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OAKLAND, CA-The total delinquency rate for commercial mortgages expanded 60 basis points in the third quarter to 4.7%, according to an early estimate by locally based Foresight Analytics. While final figures for the third quarter are not due out until late November, the real estate market analysis and forecasting specialist uses earnings reports and call report filings from many smaller banks to produce its quarterly estimates.

The commercial mortgage delinquency rate has been rising at an accelerated rate ever since Lehman Brothers’ collapse in September 2008 and the ensuing severe credit crunch and economic downturn. While more than double the commercial mortgage delinquency rate from the same year-earlier period, the 4.7% delinquency rate is still well below the 8% rate in the third quarter of 2001. However, given a weak economy, severely constrained credit availability and a high volume of commercial mortgages coming due during the next several years, Foresight Analytics principal Matthew Anderson calls the increasing delinquency rate “worrisome.”

The delinquency rate for other commercial and industrial loans–loans to businesses typically unsecured and separate from commercial mortgage lending–rose 50 basis points in the third quarter to 4.2%. Anderson says the rate has been trending up by 50 basis points a quarter as the weak economy and reduced credit availability have put pressure on borrowers’ finances.

“The lack of credit is most apparent in the C&I loan category,” Anderson says. “We estimate a 6% decline in the volume of loans outstanding during Q3, following several quarters of contraction. The volume of loans outstanding has contracted by approximately 15% since peaking in Q3 2008.”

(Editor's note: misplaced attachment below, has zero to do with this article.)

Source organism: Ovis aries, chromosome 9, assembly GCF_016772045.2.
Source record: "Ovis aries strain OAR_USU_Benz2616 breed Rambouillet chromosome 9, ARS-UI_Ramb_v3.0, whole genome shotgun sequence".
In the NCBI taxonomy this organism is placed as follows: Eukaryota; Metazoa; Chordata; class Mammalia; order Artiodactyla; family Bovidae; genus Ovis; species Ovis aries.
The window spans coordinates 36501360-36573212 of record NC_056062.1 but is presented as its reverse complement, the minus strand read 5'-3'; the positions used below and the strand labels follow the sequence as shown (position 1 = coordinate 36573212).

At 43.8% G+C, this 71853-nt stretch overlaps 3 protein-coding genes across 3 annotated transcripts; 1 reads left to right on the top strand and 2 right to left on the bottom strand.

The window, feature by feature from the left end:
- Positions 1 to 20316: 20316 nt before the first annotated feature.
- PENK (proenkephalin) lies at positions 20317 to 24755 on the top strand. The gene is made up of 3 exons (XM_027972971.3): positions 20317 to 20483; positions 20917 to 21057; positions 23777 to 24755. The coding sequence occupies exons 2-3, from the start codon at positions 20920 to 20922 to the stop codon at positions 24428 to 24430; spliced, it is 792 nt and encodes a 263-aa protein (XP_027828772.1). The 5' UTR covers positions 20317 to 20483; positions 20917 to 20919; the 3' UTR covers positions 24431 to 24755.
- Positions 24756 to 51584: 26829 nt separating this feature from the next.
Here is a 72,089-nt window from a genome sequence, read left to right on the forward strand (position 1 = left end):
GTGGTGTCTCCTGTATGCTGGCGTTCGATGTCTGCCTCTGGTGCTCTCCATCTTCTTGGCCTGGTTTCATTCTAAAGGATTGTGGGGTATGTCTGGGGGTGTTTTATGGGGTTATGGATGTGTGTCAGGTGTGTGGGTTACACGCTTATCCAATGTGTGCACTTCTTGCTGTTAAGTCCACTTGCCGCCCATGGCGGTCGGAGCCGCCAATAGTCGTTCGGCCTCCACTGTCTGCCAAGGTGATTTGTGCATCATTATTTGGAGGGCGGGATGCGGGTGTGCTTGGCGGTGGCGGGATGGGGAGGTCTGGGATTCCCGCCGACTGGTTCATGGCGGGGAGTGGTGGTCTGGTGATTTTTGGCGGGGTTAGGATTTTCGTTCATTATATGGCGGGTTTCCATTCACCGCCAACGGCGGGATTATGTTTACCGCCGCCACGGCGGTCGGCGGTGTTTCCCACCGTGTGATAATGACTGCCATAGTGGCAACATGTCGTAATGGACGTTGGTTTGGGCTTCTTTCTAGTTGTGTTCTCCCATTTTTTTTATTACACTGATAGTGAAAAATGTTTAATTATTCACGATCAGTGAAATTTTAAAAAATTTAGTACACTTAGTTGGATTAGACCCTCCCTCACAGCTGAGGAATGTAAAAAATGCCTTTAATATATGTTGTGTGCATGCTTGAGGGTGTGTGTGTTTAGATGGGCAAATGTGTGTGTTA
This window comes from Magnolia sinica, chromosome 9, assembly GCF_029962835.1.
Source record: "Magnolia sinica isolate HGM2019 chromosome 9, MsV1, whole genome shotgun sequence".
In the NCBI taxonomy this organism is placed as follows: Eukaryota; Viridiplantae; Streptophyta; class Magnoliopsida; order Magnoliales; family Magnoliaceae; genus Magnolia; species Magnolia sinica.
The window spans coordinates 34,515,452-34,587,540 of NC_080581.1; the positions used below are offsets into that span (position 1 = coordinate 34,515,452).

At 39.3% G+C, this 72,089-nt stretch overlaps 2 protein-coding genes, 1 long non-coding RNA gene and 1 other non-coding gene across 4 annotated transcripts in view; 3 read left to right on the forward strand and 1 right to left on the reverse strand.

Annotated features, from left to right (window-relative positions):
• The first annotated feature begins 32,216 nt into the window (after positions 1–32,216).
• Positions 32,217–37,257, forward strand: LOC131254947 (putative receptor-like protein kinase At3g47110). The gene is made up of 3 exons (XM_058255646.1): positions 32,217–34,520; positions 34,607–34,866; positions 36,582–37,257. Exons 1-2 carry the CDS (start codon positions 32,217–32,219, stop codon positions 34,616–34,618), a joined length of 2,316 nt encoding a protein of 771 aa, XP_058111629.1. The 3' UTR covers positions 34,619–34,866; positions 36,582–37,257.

The delinquency rate in construction lending, including both residential and commercial, jumped 190 basis points in the third quarter to 18.2%. The last recession’s peak came in the first quarter of 2001 when construction loan delinquency hit 19.2%, according to AA.

“While for-sale residential construction loans [single family and condo] are by far the main source of problems, our estimates indicate that delinquency rates for other construction sectors, including apartments and commercial properties, are on the rise, too,” Anderson says. “Worsening fundamentals and reduced liquidity in the commercial real estate sector will likely contribute to further rises in the delinquency rate.”

Residential mortgage delinquencies rose 80 basis points in the third quarter to 11%. Aside from an approximately 200 basis point increase in the final three months of 2008, the delinquency rate has been rising by approximately 100 basis points per quarter since the first quarter of 2008. One year ago the rate was 6.4%.

“We have been expecting the rate of increase to slow, but clearly this has not yet occurred,” Anderson says.

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